In its decision, the Supreme Court held that class action waivers found in arbitration agreements, as well as other clauses that required employees to arbitrate their claims individually, are enforceable and do not violate the Act.
Writing for the majority, Justice Neil Gorsuch said the Court reached its decision on three primary grounds. First, the Court noted that the FAA requires courts to enforce arbitration agreements as written, including with whom the parties choose to arbitrate their disputes (e.g., the employer and the aggrieved employee) and the rules governing the dispute (e.g., individualized proceedings, rather than class or collective proceedings). Contrary to the employees’ arguments, the Court found that the FAA’s savings clause – which allows courts to invalidate arbitration agreements “upon such grounds as exist at law or in equity for the revocation of any contract,” 9 U.S.C. Section 2, such as fraud, duress, or unconscionability – does not invalidate the class action waivers at issue because the savings clause does not include defenses that interfere with the “fundamental attributes of arbitration,” in this case, the parties’ agreement to proceed with individual arbitration instead of class or collective proceedings.
Second, the Court rejected the employees’ argument that the Act overrides the FAA’s mandate to treat arbitration agreements as “valid, irrevocable, and enforceable.” 9 U.S.C. Section 2. The Court noted that when faced with two statutes allegedly touching on the same topic, the Court must endeavor to give effect to both, and a party suggesting that one statute displaces the other bears the burden of showing a “clear and manifest” intention that Congress intended such a result because there is a presumption that disfavors repeal of congressional acts by implication. Here, the Court noted, such “clear and manifest” intention by Congress was absent. Section 7 of the Act protects employees’ right to concerted activity, but focuses on the right to organize unions and bargain collectively – it does not mention class or collective action procedures or even allude to a desire to displace the FAA.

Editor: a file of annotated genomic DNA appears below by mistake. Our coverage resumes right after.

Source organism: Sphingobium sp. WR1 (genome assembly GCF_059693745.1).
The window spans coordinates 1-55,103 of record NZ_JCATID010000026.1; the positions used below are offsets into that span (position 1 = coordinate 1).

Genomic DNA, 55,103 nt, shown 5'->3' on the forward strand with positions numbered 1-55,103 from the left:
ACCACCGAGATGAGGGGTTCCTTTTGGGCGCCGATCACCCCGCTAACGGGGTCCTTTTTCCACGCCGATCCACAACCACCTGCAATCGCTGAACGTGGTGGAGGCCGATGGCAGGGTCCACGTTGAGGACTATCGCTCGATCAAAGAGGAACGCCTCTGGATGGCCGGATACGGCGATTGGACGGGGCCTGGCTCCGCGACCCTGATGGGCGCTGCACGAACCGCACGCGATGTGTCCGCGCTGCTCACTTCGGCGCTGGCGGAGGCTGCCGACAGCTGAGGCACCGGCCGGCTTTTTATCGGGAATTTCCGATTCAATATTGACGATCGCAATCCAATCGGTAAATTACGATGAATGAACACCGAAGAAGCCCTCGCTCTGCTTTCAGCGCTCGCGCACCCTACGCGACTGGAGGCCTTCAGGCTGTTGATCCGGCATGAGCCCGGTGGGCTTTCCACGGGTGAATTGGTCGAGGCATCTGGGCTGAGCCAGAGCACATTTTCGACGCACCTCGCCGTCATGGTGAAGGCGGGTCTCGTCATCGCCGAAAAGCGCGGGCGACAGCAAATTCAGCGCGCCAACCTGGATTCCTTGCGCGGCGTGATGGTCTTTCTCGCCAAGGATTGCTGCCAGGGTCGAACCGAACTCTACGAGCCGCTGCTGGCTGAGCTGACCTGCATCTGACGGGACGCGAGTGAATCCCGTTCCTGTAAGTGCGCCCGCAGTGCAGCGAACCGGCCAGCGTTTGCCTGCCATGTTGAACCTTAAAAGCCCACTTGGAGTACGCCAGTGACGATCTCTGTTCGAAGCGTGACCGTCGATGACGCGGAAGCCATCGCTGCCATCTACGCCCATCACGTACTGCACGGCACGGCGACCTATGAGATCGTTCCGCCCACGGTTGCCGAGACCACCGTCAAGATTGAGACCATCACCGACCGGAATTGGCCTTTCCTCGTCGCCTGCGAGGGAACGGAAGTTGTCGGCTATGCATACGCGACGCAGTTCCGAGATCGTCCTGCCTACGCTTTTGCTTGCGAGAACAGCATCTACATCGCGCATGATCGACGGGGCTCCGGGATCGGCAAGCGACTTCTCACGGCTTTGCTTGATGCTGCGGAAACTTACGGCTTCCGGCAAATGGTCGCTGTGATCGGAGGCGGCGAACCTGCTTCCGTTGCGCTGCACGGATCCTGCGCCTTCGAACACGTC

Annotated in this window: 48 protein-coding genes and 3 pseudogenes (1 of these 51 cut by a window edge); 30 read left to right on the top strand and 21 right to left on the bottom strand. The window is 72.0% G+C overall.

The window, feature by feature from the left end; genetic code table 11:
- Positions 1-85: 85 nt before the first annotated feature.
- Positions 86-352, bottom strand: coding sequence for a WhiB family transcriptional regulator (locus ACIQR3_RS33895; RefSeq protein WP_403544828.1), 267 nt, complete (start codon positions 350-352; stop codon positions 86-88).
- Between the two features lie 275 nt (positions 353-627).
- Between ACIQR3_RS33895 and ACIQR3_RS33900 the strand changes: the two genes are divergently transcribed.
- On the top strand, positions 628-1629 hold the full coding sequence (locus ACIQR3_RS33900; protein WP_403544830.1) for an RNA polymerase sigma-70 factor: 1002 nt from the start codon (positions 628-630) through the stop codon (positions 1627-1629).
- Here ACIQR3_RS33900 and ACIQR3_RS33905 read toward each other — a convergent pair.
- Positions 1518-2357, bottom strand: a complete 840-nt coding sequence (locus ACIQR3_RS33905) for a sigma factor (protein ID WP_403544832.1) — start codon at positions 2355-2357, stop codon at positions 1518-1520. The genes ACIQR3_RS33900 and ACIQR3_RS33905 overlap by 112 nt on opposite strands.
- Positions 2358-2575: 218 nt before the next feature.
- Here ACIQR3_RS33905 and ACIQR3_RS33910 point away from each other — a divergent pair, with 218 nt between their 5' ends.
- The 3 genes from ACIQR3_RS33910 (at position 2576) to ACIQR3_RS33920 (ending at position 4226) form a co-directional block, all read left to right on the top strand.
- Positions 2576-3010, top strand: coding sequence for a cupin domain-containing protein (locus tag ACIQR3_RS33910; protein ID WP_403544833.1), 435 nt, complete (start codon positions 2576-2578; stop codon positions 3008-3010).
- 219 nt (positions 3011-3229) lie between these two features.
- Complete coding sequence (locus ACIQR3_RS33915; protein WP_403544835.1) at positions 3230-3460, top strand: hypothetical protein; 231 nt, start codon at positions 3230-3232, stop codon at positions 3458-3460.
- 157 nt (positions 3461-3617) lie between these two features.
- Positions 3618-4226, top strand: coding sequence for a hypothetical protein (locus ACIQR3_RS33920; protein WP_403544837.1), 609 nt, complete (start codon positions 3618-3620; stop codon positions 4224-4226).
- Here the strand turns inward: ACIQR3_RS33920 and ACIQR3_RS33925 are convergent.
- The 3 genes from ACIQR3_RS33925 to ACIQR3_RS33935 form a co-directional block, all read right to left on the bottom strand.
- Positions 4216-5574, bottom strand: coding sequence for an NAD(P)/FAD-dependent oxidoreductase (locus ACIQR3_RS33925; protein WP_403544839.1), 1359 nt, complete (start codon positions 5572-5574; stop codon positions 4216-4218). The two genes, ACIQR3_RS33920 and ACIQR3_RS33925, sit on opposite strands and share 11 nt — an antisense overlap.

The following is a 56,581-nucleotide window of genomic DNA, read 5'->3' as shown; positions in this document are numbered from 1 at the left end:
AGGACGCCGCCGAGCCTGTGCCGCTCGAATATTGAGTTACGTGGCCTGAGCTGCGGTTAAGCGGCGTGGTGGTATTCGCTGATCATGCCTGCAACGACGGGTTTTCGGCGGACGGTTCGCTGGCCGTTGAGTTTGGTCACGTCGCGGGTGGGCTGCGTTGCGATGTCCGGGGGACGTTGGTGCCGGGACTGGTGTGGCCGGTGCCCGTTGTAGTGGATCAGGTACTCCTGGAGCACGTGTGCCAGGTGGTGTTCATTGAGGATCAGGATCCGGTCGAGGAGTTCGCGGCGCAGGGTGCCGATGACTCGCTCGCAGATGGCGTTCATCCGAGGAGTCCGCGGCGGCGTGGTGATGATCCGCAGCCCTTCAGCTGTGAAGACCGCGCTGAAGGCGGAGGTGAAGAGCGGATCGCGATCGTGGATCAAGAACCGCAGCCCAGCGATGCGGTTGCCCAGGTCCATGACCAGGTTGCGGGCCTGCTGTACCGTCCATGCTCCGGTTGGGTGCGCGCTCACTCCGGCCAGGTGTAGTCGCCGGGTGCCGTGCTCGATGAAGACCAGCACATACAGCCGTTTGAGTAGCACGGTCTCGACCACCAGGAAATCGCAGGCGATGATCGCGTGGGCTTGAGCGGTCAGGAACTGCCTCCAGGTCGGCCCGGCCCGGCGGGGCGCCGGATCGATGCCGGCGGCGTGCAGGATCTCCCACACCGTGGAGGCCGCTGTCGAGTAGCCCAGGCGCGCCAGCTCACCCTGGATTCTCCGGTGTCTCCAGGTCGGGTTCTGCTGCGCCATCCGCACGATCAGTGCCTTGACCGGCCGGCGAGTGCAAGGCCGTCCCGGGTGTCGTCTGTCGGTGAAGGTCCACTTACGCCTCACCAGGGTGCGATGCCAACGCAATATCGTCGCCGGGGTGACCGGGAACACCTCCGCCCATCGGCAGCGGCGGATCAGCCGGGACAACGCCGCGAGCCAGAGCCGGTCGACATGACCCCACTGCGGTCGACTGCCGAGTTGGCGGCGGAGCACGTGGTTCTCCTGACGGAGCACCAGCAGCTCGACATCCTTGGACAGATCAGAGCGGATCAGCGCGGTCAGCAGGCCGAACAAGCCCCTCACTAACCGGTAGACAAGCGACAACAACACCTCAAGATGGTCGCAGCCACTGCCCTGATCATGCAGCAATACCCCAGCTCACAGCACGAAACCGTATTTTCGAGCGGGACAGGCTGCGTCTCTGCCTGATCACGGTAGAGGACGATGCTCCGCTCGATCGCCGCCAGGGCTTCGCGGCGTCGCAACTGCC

Finally, the Court concluded that the NLRB’s decision was not entitled to deference under administrative law. Specifically, the Court found that, although the NLRB sought to interpret a statute which it administers (the Act), it sought to do so in a way that limited a second statute that it does not administer (the FAA). The Court also determined that administrative deference was not warranted where, as here, a traditional canon of statutory construction – not reading conflicts into statutes – answered the question posed to the Supreme Court.
In dissent, Justice Ruth Bader Ginsberg argued that the right of employees to engage in their Section 7 rights was paramount and trumped the FAA. The dissent focused on the history of the Act and that it was enacted as a result of the “extreme imbalance once prevalent in our Nation’s workplaces” and to “place employers and employees on more equal footing.” Justice Ginsberg believes that the arbitration agreements containing class action waivers at issue in Epic Systems were the result of the unequal bargaining power between employers and employees. Further, she contended that class and collective actions are concerted activity and arbitration agreements that forbid employees from joining together are inherently unfair to employees and prevent them from engaging in their Section 7 rights, which will result in employers not being held accountable for violations of employment law. In short, the dissent challenged the long history of the Supreme Court upholding and enforcing arbitration agreement between employers and employees due to the unequal bargaining power between such parties.